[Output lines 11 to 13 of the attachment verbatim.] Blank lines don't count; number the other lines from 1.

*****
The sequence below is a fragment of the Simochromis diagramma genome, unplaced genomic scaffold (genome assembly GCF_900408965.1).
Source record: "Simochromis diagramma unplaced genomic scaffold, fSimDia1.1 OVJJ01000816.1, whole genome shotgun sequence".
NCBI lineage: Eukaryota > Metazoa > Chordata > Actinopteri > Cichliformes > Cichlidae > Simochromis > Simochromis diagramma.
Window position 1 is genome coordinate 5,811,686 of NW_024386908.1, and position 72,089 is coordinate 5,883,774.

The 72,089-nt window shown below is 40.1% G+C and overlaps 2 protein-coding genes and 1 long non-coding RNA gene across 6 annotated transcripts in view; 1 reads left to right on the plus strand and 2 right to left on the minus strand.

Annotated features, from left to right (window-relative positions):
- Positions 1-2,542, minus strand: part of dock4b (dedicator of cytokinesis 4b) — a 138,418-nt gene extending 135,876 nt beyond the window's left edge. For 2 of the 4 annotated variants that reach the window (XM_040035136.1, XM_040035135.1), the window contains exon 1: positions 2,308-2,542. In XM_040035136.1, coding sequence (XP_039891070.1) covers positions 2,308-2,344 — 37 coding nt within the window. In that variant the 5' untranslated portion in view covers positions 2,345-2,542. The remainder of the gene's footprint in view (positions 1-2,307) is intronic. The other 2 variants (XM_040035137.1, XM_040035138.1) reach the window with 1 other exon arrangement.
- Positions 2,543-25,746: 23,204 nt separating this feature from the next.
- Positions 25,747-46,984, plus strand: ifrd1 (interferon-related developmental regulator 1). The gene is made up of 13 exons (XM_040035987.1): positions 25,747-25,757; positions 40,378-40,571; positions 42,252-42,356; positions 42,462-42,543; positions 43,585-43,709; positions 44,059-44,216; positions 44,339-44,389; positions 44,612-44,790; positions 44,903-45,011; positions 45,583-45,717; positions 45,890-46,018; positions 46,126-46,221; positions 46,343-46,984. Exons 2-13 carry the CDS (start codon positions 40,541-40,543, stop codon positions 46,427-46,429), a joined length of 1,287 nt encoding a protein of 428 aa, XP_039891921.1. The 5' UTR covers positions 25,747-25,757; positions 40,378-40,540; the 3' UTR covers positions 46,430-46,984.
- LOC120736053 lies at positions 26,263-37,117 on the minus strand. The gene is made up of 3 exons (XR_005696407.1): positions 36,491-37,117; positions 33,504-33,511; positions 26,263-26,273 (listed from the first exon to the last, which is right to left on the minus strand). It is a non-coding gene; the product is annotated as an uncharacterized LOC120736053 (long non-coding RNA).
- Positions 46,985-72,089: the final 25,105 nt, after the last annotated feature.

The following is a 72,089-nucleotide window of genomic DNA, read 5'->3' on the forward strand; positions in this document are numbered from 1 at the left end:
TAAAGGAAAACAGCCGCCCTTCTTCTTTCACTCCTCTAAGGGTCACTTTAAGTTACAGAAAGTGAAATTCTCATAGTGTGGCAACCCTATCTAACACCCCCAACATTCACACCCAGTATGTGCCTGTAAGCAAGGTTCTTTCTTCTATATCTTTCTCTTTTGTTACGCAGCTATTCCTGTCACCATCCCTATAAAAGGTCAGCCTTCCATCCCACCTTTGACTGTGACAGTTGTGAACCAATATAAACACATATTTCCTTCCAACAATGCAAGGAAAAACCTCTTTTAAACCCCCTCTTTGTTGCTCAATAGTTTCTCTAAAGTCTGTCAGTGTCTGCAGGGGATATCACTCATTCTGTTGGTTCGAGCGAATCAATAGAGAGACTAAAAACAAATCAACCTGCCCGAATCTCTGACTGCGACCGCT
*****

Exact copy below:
- Positions 46,985-72,089: the final 25,105 nt, after the last annotated feature.

The following is a 72,089-nucleotide window of genomic DNA, read 5'->3' on the forward strand; positions in this document are numbered from 1 at the left end:
TAAAGGAAAACAGCCGCCCTTCTTCTTTCACTCCTCTAAGGGTCACTTTAAGTTACAGAAAGTGAAATTCTCATAGTGTGGCAACCCTATCTAACACCCCCAACATTCACACCCAGTATGTGCCTGTAAGCAAGGTTCTTTCTTCTATATCTTTCTCTTTTGTTACGCAGCTATTCCTGTCACCATCCCTATAAAAGGTCAGCCTTCCATCCCACCTTTGACTGTGACAGTTGTGAACCAATATAAACACATATTTCCTTCCAACAATGCAAGGAAAAACCTCTTTTAAACCCCCTCTTTGTTGCTCAATAGTTTCTCTAAAGTCTGTCAGTGTCTGCAGGGGATATCACTCATTCTGTTGGTTCGAGCGAATCAATAGAGAGACTAAAAACAAATCAACCTGCCCGAATCTCTGACTGCGACCGCT